This block measures 213x95x495mm at 4.1 kilos of weight. The housing is made from aluminum. Here is a photo of the top panel of the block:
You can see two wire grids of 120mm fans and the fans themselves underneath. To the right is an expansion tank with a translucent cover and a plug.
There is nothing exceptional on the bottom panel:
The large slits in the bottom of the block provide some fresh air for the radiator but the manufacturer says most of the air comes in through the side grids of the case. There are four feet on the bottom – you should glue the included rubber pads to them to make the block stand steady. I want to note that the feet with the pads are less than 8mm high – you’ll see shortly why I mention this fact.
There is a small digital indicator of the fan speed level (10 levels) and of the temperature as reported by one of the three sensors, and four small control buttons.
Below them is an acrylic panel with the cooler’s name and two chrome brackets that serve an aesthetic rather than functional purpose.
At the rear panel there are the input and output fittings, a connector for the interface cable (which does double duty as a power cable), and a small regulator of the pump performance:
The latter can even turn the pump off as the warning label informs you.
The two fans at the top of the housing are installed upside down for exhaust:
According to the labels, these fans run on ball bearings and have a peak consumption of about 3W. The fan speed can be regulated either automatically (depending on the temperature) or manually according to the 10-level scale:
Removing the bottom panel of the Koolance Exos-2 LX, I could take a look at its internal design:
The main block of the system accommodates a pump, reservoir, radiator, and control and monitoring elements.
The manufacturer doesn’t specify the performance of the pump, but it is quite noisy at its maximum and runs the coolant along the pipes at a speed that the Zalman Reserator TX, for example, may envy.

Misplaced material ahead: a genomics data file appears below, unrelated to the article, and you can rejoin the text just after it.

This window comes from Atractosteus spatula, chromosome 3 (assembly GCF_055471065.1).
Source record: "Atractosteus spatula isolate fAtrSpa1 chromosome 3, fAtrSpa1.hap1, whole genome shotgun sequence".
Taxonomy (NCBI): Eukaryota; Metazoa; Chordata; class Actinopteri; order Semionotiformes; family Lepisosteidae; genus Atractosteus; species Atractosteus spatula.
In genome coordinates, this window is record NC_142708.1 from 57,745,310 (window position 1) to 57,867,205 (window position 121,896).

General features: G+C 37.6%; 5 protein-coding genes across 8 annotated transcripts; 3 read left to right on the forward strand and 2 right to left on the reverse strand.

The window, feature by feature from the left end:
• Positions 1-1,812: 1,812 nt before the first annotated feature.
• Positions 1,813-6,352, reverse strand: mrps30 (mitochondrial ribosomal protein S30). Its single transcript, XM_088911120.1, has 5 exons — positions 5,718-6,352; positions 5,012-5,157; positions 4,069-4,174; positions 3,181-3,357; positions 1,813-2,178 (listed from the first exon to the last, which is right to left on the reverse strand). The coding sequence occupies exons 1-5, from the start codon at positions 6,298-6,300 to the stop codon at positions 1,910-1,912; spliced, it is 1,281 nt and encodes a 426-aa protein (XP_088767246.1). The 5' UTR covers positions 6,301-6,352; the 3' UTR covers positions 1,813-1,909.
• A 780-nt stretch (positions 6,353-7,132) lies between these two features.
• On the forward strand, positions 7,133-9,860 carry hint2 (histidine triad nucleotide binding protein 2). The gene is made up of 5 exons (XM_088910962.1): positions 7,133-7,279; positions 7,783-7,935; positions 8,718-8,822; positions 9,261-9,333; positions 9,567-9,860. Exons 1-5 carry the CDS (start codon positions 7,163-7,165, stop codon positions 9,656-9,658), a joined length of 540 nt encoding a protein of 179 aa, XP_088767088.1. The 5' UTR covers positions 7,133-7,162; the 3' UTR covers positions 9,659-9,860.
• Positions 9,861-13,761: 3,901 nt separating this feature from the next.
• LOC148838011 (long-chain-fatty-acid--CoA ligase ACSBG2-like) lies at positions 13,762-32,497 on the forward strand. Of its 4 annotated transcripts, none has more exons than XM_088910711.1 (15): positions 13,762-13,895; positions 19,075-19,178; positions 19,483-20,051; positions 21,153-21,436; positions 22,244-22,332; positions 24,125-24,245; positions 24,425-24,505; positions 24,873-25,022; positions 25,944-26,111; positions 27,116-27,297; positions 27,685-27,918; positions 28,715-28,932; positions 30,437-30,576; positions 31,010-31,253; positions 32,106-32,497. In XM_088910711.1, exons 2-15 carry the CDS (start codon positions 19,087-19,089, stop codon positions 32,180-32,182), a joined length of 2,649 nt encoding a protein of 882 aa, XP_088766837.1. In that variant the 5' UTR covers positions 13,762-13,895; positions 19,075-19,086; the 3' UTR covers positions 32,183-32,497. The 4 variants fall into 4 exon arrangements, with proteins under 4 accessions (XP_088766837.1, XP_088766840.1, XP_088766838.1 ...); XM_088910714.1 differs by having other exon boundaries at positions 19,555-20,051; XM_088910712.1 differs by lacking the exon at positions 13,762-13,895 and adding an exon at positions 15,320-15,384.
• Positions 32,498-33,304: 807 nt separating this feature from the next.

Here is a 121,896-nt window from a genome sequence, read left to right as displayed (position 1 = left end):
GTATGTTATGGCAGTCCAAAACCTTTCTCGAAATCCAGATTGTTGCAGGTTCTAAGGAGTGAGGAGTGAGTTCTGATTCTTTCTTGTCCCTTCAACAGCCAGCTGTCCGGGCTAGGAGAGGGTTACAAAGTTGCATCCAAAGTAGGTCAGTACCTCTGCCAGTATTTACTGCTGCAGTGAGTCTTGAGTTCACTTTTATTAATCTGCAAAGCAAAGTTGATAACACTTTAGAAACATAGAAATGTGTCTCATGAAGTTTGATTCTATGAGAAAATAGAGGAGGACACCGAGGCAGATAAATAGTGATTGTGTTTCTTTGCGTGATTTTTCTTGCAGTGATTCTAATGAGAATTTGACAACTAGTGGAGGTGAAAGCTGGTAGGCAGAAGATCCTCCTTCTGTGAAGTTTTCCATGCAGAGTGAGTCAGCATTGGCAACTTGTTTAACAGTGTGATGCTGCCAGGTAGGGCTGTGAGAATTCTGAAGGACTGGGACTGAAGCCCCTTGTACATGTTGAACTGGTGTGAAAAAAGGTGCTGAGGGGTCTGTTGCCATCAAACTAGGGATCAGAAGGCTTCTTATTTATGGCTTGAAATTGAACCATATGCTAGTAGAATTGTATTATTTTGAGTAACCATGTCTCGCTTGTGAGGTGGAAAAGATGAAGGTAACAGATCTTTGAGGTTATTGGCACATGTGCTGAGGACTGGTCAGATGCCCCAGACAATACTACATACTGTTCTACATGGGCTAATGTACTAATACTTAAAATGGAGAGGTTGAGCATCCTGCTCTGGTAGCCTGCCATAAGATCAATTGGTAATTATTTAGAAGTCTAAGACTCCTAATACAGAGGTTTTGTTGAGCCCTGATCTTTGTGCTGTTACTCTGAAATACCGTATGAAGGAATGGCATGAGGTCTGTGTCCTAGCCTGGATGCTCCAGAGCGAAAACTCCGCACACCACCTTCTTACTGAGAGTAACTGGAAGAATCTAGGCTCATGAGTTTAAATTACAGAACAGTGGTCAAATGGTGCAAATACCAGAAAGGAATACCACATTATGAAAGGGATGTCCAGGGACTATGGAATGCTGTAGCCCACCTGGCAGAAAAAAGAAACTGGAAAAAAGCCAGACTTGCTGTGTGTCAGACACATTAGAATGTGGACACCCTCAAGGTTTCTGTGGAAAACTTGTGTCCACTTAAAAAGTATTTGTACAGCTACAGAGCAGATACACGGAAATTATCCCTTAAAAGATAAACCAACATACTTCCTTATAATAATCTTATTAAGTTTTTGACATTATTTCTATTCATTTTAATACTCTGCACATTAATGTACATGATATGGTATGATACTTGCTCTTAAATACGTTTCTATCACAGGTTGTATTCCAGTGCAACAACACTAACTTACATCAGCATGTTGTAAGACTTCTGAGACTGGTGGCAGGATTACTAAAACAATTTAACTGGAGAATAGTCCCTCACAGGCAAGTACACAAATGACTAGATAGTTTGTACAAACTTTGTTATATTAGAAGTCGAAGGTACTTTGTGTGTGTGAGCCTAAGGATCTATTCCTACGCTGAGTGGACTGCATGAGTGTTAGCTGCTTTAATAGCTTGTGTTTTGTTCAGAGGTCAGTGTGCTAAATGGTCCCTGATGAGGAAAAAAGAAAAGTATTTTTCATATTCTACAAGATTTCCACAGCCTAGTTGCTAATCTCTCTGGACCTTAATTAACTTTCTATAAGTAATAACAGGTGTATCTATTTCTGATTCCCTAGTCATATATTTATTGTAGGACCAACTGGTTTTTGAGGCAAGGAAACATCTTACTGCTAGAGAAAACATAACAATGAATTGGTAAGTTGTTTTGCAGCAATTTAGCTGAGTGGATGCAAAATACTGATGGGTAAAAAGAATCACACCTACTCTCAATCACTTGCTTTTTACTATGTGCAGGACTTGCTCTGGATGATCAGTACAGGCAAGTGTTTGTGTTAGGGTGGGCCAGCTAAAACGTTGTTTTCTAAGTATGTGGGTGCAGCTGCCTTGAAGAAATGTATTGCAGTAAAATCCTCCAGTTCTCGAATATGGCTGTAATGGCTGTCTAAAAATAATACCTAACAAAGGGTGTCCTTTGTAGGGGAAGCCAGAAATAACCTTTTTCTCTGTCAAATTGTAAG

An indisputable advantage of serially made liquid cooling systems is that you don’t have to select, search for and purchase the components individually. The assembly and installation process is also very simple with off-the-shelf products and requires much less effort and time. The Koolance Exos-2 LX is not an exception in this respect. You can find the assembly and installation guide on the official website, I’ll just point out the key steps to you.
The pipes are cut up the necessary size and put into the system case through the bracket with the interface connector and the card that has connectors for two sensors and additional fans:
Three thermal sensors are already attached to that card – you should place them on the water-blocks. It also has one 2-pin power cable with a Molex connector. Then, you attach the pipes to the water-block(s) and to the Koolance Exos-2 LX and plug the interface cable into the main block.
The fittings included into the Koolance Exos-2 LX kit (and the fittings in the main block) are equipped with valves so that the liquid wouldn’t pour out on your connecting and disconnecting them. Note also that the bottom fitting is the output one, and the top fitting is the input one.
Now that the system forms a closed circuit and you have made sure the connections are secure, you can pour the coolant in. The manufacturer provided a small rubber funnel you can insert into the expansion tank.
It’s easy to handle the coolant in the pack – at least I didn’t let any drop fall past the opening of the tank. After I had filled and pumped the system up with one water-block on the CPU, I had about one third of the coolant left in the pack. Later on I had to add some 100-150 grams of coolant more when I included graphics card and chipset water-blocks into the circuit.
The placement of the Koolance Exos-2 LX relative the system case is most important. The user manual shows an example in which the main block is placed on top of the system case. I think it is not a good position. Well, it is indeed good in terms of compactness and style, but the liquid cooling system is going to keep the temperature higher than it could. The problem is that the system case is getting hotter when your PC runs applications, and the air that the cooler’s radiator will be receiving will be hotter than the ambient temperature. Moreover, if the system case stands in a special niche of your computer desk, there will be extra resistance to the air flow since the surface of the desk is a just a couple of centimeters higher than the grids of the Koolance’s fans.